Skeeter Hawkins, Fred Fiske and Empathy on the Radio
This week's Listener column
Now it can be told: The backwoods voice of Washington's most popular hillbilly radio show of the 1950s, Skeeter Hawkins, was in fact longtime talk show host Fred Fiske, putting on a Kentucky accent and posing for publicity photos wearing a big cowboy hat.
Under his own name, Fiske -- who in September will celebrate 60 years on Washington airwaves and 30 years at public radio station WAMU -- was a disc jockey at WWDC in the '50s, playing the sounds of Perry Como and Frankie Laine.
But when the station decided to offer local listeners Washington's first country music show, WWDC turned to a Brooklyn-born staffer, a serious fellow who had served as the voice of "Meet the Press" and done a stint as the Mutual network's presidential announcer, the guy who says, "Ladies and gentlemen, the president of the United States . . . "
As the announcer on "Reporters Roundtable," a nationwide political interview program, Fiske could hardly double as host of a country show, so WWDC asked him to create a second identity -- a bit of radio trickery that remains common practice today.
"Hiya everybody, this is Skeeter Hawkins," Fiske drawled a half-century later, this time in the apartment he shares with his wife, Sandy, at Leisure World in Silver Spring. Now 87, Fiske still delivers weekly commentaries on WAMU's "Metro Connection," although he officially retired from the station 20 years ago.
From his teenage debut on a program of short dramas called "The Magic of Speech," sponsored by the National Council of Teachers of English on NBC's Red Network, to his years as host of a nightly Washington talk show improbably titled "Empathy" (now there's an emotion not regularly heard on radio anymore), Fiske thrived in an era when radio was a blend of showbiz and high-minded programming.
After World War II -- Fiske flew 30 missions over Germany and was shot down -- he intended to teach high school. But while traveling from a radio job in Kentucky up to his new teaching position in New York City in 1947, he got off the train in several cities and popped in at radio stations to fill out applications. When he got a call from WOL in Washington, he jumped at the chance to be a broadcaster in the nation's capital.
He announced presidential inaugurations, state funerals and elections before becoming a DJ on WWDC, where he spun the hits for 17 years, topping the legendary Arthur Godfrey in the ratings. But despite penning a column for the Washington Daily News called "Fiske's Discs," he was never much of a music man. When a promoter sought Fiske's advice about bringing a newly popular singer named Elvis Presley to do a stage show at Loew's Capitol, the DJ responded, "He's a country singer; he's not for Washington." The concert idea was scratched and the promoter never forgave Fiske.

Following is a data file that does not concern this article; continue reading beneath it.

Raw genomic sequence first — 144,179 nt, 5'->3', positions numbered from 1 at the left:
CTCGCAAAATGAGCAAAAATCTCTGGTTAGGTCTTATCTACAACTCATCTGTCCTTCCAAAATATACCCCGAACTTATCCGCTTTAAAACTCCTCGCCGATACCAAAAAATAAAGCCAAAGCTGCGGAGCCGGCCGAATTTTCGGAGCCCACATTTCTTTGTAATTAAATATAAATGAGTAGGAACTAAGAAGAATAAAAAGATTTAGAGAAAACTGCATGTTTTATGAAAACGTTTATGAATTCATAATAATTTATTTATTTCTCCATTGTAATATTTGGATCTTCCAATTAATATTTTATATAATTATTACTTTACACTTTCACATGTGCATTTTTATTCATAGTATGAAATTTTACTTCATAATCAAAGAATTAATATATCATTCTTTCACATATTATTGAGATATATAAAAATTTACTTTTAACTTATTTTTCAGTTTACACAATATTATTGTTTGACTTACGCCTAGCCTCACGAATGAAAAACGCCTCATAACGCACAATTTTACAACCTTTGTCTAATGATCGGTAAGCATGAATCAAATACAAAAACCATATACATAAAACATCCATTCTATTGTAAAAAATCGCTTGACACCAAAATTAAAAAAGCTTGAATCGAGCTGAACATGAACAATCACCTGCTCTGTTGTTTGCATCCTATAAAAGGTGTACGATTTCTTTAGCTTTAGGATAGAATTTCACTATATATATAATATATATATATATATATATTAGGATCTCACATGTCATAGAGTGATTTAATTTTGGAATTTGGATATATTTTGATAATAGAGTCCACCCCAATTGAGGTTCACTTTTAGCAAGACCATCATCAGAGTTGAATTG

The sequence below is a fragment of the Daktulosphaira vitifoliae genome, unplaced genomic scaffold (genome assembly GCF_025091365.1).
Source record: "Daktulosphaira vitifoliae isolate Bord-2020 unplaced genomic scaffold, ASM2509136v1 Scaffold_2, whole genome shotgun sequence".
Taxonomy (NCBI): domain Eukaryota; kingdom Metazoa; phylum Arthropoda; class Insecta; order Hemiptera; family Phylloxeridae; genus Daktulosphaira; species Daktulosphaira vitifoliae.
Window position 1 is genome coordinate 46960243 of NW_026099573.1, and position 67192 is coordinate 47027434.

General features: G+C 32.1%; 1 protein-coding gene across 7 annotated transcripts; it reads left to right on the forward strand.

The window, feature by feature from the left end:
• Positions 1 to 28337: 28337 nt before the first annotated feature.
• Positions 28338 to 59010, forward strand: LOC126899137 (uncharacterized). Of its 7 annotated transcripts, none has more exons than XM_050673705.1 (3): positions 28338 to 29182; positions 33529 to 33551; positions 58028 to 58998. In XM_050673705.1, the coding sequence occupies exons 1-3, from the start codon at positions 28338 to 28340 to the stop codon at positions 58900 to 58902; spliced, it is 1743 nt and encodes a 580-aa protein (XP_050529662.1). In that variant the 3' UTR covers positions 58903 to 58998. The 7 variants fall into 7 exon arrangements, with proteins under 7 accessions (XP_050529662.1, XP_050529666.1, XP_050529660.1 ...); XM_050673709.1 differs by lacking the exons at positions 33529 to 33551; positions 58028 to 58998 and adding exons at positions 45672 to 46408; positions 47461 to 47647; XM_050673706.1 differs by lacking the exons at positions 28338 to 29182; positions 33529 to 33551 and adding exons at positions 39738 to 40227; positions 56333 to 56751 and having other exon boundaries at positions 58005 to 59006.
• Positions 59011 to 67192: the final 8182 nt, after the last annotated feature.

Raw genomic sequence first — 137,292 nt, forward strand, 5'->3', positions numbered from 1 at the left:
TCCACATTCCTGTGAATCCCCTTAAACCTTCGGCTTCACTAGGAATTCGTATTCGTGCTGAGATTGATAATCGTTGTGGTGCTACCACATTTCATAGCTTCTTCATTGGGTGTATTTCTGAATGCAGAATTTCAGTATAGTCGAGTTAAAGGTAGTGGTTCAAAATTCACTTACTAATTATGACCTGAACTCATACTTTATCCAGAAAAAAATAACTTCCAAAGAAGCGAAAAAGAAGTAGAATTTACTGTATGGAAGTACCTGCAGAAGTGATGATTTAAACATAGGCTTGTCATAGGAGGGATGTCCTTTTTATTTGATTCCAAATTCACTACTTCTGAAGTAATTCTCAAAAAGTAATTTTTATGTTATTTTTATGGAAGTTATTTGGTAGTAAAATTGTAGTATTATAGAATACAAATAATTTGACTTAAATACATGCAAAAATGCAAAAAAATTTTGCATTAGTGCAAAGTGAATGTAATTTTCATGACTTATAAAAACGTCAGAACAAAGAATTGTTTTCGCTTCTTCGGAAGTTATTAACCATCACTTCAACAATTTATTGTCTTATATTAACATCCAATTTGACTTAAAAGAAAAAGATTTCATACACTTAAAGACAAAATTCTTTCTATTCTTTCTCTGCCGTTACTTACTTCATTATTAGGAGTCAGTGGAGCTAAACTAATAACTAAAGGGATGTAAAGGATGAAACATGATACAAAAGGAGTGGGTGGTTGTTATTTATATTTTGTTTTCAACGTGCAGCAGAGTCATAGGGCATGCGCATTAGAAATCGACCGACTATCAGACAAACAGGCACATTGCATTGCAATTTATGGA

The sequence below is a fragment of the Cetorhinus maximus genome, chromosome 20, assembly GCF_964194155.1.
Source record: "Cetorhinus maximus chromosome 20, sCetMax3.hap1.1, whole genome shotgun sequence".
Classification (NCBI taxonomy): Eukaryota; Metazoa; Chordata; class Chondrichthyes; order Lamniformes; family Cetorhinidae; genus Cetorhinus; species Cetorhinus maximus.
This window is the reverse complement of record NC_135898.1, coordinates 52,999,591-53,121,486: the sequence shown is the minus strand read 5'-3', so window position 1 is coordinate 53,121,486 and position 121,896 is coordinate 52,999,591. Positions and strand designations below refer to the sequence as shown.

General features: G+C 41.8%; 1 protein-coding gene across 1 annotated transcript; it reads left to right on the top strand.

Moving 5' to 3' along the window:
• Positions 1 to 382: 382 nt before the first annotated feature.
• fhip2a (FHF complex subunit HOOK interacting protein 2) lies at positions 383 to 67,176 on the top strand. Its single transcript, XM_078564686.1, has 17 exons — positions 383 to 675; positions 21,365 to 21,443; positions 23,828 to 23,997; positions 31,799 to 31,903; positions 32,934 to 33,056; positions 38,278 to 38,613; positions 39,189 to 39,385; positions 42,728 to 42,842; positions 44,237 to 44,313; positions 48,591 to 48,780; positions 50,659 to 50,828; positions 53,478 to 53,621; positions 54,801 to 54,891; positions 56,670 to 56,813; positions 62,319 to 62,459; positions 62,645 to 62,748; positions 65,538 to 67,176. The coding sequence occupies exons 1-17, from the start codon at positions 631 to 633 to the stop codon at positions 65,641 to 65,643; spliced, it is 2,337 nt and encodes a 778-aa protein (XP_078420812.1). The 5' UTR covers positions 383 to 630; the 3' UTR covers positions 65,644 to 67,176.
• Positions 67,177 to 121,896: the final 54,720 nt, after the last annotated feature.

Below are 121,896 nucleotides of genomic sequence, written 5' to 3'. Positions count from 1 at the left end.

In 1970, when telephone call-in shows were just starting to become a popular form of programming, Fiske became host of the only such show in town, hosting three authors a week and chatting with listeners nightly. "The talk show was more me than the disc jockey thing," he says. "I decided I was going to read the books, so the first thing I did was to go to Evelyn Wood for a speed-reading course."
"Empathy" -- "I don't suspect many listeners knew what the word meant," Fiske says -- was later renamed "The Fred Fiske Show." By any name, the show proved too cerebral for WWDC owner Morton Bender, who called the host one night and said he might attract a larger audience if he insulted callers and lunged into more controversial waters.
"I came up in a time when you couldn't say 'hell' on the radio," Fiske says. "I couldn't bring myself to do the insults. The climate has changed, of course, but the way I was taught, you didn't offend anybody."
Talk on commercial radio was embracing a more confrontational style, so Fiske grabbed a chance to move to public radio, where he spent a decade as WAMU's evening host before his first wife, Ruth, fell ill and needed Fred to be at home. In 1987, Fiske's show became a Saturday-only affair, and in 1996 he scaled back to weekly commentaries.
Now, 22 years after he was forced to take a few weeks off the air (because of a heart attack he suffered while driving home from a crab feast at then-Mayor Marion Barry's house), Fiske has no intention of signing off. His voice is still rich and strong, and his commentaries are the only place on the radio where you can hear stories about Al Jolson's ad-libs, the puzzle of what to do with a closet full of 67 ties left over from radio's era of more formal dress, and Fiske's own experiences serving under his squadron commander, Jimmy Stewart.
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